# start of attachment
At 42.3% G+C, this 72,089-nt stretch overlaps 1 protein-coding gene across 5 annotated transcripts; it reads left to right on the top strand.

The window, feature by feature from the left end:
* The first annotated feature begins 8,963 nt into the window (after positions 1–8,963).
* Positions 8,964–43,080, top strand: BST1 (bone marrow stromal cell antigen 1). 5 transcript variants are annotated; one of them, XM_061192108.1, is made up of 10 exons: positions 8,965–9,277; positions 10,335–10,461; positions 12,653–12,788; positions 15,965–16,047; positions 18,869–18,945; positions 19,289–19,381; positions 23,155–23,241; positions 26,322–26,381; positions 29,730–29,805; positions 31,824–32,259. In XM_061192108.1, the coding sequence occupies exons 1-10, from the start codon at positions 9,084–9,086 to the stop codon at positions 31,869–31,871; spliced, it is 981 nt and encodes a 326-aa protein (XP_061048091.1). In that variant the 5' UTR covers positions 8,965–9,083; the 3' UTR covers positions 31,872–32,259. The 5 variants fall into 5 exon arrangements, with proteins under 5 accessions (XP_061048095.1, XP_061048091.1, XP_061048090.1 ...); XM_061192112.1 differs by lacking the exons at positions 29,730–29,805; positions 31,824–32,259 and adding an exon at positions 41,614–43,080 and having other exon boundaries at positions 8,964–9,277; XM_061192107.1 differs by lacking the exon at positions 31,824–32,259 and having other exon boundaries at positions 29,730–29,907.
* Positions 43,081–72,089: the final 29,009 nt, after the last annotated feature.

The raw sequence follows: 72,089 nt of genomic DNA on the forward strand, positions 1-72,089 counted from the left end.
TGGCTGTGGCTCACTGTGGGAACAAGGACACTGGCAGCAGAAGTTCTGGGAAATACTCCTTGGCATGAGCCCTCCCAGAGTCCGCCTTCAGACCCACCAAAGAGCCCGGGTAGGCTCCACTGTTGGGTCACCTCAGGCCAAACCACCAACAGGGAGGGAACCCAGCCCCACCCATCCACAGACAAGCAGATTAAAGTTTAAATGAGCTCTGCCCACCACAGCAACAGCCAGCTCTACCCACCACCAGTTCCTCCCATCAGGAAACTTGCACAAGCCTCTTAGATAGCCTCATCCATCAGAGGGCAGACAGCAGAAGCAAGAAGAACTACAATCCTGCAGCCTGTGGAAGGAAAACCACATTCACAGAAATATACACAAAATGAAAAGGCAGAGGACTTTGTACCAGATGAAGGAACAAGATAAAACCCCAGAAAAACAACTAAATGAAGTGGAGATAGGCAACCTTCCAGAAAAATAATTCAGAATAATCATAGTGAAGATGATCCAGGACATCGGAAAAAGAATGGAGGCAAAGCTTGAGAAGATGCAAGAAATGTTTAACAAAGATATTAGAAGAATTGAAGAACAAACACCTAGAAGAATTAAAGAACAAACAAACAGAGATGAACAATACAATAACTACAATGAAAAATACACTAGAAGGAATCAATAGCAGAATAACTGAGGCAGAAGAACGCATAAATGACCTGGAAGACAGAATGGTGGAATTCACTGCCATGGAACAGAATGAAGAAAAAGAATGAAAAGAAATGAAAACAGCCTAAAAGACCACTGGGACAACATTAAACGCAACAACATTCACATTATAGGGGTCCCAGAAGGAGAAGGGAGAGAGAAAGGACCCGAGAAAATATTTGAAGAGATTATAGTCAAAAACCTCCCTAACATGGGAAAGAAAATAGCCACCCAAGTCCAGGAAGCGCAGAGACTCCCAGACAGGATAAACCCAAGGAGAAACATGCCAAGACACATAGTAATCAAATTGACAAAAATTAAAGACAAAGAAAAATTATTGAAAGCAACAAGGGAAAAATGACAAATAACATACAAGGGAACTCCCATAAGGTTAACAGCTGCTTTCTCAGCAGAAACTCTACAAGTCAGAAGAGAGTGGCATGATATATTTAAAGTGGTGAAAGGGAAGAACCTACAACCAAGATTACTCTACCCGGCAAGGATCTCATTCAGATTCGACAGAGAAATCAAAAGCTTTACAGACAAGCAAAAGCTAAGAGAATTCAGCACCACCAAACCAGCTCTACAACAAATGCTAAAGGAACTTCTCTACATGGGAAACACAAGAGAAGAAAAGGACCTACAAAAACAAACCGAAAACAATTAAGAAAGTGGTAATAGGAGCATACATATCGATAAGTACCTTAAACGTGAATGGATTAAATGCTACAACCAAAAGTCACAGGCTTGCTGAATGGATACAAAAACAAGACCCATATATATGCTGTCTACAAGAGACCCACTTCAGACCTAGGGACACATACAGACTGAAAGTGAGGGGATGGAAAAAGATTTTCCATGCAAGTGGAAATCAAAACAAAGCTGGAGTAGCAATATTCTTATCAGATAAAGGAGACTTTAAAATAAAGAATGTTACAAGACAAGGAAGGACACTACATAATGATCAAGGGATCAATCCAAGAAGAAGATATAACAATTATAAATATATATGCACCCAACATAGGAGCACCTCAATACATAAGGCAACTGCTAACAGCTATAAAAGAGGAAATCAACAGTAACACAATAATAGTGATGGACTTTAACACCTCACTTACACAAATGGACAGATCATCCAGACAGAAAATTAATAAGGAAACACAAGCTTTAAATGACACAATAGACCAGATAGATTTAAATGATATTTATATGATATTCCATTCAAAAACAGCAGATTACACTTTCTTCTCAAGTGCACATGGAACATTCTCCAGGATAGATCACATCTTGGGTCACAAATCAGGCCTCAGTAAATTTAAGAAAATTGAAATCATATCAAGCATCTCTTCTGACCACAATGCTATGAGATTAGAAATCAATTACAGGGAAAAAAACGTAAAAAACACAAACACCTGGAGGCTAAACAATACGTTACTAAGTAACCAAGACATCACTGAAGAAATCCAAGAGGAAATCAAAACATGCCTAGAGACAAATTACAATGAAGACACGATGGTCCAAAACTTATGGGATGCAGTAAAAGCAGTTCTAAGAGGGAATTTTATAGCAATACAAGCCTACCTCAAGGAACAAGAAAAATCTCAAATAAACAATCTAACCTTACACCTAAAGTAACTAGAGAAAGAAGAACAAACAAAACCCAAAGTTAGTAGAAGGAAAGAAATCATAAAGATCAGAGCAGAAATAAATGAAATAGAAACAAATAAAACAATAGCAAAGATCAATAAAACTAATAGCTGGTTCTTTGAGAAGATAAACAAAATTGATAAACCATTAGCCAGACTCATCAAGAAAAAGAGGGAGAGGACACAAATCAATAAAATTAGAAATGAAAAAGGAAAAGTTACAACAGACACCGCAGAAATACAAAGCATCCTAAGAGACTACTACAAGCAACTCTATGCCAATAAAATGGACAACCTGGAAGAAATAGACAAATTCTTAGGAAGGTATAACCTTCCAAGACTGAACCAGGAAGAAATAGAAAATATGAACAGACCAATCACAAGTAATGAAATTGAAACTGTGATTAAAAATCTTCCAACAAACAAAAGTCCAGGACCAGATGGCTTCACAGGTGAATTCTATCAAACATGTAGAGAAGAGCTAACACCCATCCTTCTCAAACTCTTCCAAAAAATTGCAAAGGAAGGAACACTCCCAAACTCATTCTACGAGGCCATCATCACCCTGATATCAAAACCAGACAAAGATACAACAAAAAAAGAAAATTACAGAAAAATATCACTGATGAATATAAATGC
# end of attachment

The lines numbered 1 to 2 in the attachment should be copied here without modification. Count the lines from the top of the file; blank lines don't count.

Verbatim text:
At 42.3% G+C, this 72,089-nt stretch overlaps 1 protein-coding gene across 5 annotated transcripts; it reads left to right on the top strand.

The window, feature by feature from the left end: